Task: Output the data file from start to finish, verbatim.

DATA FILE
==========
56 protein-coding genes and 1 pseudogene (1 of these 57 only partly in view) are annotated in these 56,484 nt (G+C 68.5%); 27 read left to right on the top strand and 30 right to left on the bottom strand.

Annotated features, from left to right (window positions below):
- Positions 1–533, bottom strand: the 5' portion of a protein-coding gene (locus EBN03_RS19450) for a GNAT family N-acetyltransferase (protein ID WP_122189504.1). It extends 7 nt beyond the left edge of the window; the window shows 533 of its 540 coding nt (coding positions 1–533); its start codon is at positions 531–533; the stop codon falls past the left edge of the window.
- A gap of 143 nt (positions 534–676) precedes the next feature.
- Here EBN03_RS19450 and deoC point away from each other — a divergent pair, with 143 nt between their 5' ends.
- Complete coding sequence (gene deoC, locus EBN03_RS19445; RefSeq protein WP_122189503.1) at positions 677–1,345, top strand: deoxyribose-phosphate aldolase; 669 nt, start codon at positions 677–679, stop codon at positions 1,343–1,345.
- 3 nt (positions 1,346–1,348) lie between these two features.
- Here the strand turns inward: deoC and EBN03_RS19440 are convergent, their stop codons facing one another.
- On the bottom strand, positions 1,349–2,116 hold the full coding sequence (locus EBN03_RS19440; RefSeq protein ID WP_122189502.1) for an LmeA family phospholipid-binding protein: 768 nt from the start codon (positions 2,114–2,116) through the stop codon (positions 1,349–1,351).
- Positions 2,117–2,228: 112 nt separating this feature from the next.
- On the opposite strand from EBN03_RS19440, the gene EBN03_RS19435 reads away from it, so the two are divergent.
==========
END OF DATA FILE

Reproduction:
56 protein-coding genes and 1 pseudogene (1 of these 57 only partly in view) are annotated in these 56,484 nt (G+C 68.5%); 27 read left to right on the top strand and 30 right to left on the bottom strand.

Annotated features, from left to right (window positions below):
- Positions 1–533, bottom strand: the 5' portion of a protein-coding gene (locus EBN03_RS19450) for a GNAT family N-acetyltransferase (protein ID WP_122189504.1). It extends 7 nt beyond the left edge of the window; the window shows 533 of its 540 coding nt (coding positions 1–533); its start codon is at positions 531–533; the stop codon falls past the left edge of the window.
- A gap of 143 nt (positions 534–676) precedes the next feature.
- Here EBN03_RS19450 and deoC point away from each other — a divergent pair, with 143 nt between their 5' ends.
- Complete coding sequence (gene deoC, locus EBN03_RS19445; RefSeq protein WP_122189503.1) at positions 677–1,345, top strand: deoxyribose-phosphate aldolase; 669 nt, start codon at positions 677–679, stop codon at positions 1,343–1,345.
- 3 nt (positions 1,346–1,348) lie between these two features.
- Here the strand turns inward: deoC and EBN03_RS19440 are convergent, their stop codons facing one another.
- On the bottom strand, positions 1,349–2,116 hold the full coding sequence (locus EBN03_RS19440; RefSeq protein ID WP_122189502.1) for an LmeA family phospholipid-binding protein: 768 nt from the start codon (positions 2,114–2,116) through the stop codon (positions 1,349–1,351).
- Positions 2,117–2,228: 112 nt separating this feature from the next.
- On the opposite strand from EBN03_RS19440, the gene EBN03_RS19435 reads away from it, so the two are divergent.